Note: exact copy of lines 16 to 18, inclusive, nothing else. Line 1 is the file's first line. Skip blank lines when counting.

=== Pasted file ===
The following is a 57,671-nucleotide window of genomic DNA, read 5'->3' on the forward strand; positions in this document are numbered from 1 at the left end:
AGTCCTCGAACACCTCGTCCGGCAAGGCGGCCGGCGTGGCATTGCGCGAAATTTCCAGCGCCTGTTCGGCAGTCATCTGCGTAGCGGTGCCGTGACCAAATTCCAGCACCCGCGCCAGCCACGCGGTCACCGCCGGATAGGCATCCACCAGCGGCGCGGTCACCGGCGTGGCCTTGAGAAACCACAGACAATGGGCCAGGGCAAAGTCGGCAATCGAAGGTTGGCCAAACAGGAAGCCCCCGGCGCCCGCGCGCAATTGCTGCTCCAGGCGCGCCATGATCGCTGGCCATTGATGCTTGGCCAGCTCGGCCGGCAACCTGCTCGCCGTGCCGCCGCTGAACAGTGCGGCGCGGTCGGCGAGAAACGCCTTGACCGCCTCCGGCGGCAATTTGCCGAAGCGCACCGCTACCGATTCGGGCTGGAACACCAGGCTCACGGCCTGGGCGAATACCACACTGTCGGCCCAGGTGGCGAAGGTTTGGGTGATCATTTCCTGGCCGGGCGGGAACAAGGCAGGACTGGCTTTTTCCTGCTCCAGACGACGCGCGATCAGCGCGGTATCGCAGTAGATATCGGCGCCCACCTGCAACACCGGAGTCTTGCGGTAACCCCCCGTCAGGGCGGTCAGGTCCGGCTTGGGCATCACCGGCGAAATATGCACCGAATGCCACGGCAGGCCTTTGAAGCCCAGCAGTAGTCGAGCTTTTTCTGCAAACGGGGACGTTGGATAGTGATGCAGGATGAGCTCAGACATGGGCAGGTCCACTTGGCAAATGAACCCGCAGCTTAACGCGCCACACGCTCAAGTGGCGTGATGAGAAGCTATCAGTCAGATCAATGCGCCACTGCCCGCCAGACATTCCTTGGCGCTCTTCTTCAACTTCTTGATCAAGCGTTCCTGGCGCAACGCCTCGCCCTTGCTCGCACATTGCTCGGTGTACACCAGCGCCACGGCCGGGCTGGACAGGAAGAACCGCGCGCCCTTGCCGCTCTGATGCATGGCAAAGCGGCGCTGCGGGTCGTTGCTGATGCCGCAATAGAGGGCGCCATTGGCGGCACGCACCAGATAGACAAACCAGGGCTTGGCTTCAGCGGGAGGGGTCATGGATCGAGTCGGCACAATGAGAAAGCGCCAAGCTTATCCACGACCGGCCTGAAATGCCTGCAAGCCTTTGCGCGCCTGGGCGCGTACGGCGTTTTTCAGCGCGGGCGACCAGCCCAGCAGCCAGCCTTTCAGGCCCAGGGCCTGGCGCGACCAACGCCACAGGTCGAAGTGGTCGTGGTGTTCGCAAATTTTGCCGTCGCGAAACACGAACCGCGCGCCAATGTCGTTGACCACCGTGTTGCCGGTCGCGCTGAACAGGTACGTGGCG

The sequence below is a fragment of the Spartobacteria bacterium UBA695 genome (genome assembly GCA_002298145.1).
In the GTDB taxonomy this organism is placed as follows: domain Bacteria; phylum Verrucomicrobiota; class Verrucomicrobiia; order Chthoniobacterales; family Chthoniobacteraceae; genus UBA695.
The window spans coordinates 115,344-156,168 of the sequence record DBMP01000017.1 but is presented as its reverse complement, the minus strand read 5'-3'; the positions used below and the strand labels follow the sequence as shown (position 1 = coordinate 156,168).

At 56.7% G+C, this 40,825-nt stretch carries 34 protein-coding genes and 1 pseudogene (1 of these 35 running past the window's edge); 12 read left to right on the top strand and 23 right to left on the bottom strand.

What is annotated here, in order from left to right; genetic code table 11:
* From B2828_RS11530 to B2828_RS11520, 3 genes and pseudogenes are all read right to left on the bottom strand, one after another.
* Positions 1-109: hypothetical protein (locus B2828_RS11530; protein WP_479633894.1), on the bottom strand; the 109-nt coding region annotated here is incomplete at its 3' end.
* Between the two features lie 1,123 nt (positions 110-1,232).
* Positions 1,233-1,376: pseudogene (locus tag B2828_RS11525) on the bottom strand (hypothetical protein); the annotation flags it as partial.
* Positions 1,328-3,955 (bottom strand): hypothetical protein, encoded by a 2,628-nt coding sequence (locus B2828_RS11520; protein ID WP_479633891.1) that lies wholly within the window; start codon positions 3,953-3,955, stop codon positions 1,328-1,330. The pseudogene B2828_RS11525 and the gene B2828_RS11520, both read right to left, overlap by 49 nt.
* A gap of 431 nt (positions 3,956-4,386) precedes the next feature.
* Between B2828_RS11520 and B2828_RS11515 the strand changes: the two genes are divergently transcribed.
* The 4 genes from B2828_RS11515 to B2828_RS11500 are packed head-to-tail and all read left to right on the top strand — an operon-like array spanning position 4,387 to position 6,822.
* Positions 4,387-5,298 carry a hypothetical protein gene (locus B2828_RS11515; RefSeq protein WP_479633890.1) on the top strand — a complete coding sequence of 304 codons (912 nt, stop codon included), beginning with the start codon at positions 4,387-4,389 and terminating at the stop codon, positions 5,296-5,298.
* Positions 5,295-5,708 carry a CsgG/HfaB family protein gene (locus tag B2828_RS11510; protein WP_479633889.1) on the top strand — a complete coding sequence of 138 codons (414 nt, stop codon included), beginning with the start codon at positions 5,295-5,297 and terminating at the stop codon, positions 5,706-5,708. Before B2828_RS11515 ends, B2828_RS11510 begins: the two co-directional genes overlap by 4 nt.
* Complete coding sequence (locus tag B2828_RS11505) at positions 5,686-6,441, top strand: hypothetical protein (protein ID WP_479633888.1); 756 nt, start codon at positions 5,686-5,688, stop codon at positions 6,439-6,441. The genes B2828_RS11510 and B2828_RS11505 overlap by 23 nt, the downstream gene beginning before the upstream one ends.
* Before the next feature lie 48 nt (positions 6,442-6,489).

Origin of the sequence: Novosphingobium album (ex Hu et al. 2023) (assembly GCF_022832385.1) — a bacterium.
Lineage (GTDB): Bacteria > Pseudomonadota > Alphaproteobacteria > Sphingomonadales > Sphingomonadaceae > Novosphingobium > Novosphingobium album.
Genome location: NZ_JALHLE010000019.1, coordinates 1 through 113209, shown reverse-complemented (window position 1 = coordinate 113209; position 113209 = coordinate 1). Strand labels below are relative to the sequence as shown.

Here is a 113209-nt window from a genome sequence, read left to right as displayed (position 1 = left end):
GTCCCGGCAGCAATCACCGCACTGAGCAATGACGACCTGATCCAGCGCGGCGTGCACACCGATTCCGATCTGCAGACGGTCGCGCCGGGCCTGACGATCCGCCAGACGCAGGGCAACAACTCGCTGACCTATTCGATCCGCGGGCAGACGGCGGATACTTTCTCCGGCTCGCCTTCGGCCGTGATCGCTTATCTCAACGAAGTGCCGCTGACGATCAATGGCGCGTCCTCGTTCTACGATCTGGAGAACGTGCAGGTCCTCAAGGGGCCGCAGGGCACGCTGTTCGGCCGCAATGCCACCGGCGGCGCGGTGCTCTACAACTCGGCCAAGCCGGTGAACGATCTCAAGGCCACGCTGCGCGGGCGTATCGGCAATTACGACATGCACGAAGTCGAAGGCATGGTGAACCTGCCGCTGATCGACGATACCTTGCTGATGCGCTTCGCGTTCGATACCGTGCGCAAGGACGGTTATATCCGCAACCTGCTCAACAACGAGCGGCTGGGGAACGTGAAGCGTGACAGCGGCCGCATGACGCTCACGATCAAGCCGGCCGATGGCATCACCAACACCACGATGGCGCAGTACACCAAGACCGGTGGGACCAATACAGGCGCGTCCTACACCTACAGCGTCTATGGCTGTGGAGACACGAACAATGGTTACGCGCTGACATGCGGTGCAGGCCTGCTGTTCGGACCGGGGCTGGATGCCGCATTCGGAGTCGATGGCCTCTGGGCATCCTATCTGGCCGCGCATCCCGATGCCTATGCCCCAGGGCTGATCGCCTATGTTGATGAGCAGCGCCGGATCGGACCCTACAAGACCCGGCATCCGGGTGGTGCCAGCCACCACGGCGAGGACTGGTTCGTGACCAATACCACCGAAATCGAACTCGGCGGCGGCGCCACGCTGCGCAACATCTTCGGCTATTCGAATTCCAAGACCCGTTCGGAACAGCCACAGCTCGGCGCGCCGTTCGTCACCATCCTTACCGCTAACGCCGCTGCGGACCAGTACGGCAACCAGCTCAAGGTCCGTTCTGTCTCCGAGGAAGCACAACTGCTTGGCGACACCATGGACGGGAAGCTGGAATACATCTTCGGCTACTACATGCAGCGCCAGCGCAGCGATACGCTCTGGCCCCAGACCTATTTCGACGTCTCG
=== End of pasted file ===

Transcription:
* Positions 4,387-5,298 carry a hypothetical protein gene (locus B2828_RS11515; RefSeq protein WP_479633890.1) on the top strand — a complete coding sequence of 304 codons (912 nt, stop codon included), beginning with the start codon at positions 4,387-4,389 and terminating at the stop codon, positions 5,296-5,298.
* Positions 5,295-5,708 carry a CsgG/HfaB family protein gene (locus tag B2828_RS11510; protein WP_479633889.1) on the top strand — a complete coding sequence of 138 codons (414 nt, stop codon included), beginning with the start codon at positions 5,295-5,297 and terminating at the stop codon, positions 5,706-5,708. Before B2828_RS11515 ends, B2828_RS11510 begins: the two co-directional genes overlap by 4 nt.
* Complete coding sequence (locus tag B2828_RS11505) at positions 5,686-6,441, top strand: hypothetical protein (protein ID WP_479633888.1); 756 nt, start codon at positions 5,686-5,688, stop codon at positions 6,439-6,441. The genes B2828_RS11510 and B2828_RS11505 overlap by 23 nt, the downstream gene beginning before the upstream one ends.